Good timing resolution of a PET detector, besides helping reduce the number of random coincidences, can also be use to estimate the annihilation point between the two detectors by looking at the difference in arrival times of the two photons. For this, an extremely fast scintillator, such as BaF2, is needed.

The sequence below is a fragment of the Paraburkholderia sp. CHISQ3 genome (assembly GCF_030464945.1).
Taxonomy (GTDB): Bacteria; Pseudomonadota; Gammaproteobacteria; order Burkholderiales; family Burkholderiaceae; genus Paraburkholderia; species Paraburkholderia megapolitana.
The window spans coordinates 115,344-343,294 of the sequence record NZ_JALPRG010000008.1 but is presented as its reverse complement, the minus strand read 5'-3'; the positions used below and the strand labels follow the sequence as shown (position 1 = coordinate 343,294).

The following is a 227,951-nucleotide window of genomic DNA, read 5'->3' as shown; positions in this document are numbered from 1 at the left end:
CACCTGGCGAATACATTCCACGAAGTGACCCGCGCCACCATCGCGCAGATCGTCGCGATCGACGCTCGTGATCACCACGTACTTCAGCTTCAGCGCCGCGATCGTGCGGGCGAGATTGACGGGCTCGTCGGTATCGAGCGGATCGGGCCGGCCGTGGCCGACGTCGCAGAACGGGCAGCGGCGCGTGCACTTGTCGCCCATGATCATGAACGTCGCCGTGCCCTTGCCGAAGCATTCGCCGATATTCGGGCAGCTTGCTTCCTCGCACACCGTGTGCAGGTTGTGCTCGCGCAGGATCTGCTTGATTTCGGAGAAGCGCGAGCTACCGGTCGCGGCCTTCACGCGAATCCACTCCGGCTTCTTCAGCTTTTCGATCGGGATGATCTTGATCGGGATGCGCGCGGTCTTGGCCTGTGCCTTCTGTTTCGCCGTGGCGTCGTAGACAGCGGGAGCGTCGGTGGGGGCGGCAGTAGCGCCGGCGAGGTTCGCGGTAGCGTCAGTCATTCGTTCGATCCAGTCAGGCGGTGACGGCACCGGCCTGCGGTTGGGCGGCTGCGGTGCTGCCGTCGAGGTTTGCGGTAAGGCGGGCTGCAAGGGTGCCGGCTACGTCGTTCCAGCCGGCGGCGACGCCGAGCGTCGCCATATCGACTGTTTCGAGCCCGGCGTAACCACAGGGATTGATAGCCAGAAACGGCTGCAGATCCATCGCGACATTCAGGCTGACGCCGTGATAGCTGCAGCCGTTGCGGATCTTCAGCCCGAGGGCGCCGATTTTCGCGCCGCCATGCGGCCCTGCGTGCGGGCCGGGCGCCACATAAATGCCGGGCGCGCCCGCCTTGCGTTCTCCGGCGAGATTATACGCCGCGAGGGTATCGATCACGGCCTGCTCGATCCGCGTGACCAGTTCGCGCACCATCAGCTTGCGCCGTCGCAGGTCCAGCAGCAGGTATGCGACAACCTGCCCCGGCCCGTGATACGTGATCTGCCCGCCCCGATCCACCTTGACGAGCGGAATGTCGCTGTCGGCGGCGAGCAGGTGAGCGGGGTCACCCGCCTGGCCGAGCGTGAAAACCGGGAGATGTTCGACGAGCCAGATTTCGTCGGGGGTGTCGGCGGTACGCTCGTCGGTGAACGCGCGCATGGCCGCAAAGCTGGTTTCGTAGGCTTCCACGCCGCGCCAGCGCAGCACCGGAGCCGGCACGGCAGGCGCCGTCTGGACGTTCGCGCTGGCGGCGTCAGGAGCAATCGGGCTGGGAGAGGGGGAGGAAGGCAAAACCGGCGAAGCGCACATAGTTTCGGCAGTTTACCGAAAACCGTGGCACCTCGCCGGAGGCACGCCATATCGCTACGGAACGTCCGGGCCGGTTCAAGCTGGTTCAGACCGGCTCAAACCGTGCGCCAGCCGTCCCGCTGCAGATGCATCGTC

In Fig. 2.24, point P marks an annihilation point which is located a distance d: from the point which is exactly halfway (distance d) between the two detectors. A photon moving along PA will travel a distance d - d:, while the coincident photon travels a total distance d + d: along PB before entering detector B. Thus, one photon will travel an extra distance (d + d:) - (d - d:) = 2d: relative to the other. The coincident detectors can be used to measure the difference in arrival times (8t) of the two photons. Using the speed of light, c, for the speed of the photons, d: can be calculated from 2d: = c8t. In order to obtain a good estimation of d:, however, an accurate measurement of 8t is needed, which in turn requires a fast scintillator with a timing resolution of less than 0.8 ns. Thus, the timing resolution of a PET detector introduces a blurring in the estimation of d:. It can be shown from the above calculation that for BaF2 with 8t = 0.8 ns, a blurring of about ±6 mm is introduced in the d: estimation. Slow scintillators will increase this blurring significantly. Presently, only BaF2 is feasible for use as a scintillator in time-of-flight measuring PET scanners, and such scanner designs have been successfully implemented. The advantage of estimating the location of the annihilation point is the improved signal-to-noise ratio obtained in the acquired image, arising due to a reduction in noise propagation during the image reconstruction process. However, since BaF2 also has a very low stopping power, time-of-flight scanners have a reduced sensitivity leading to lower signal-to-noise ratios. Hence, the overall design of such scanners requires a careful trade-off between the scanner sensitivity and the time-of-flight measurement so that the overall SNR for the scanner remains high.
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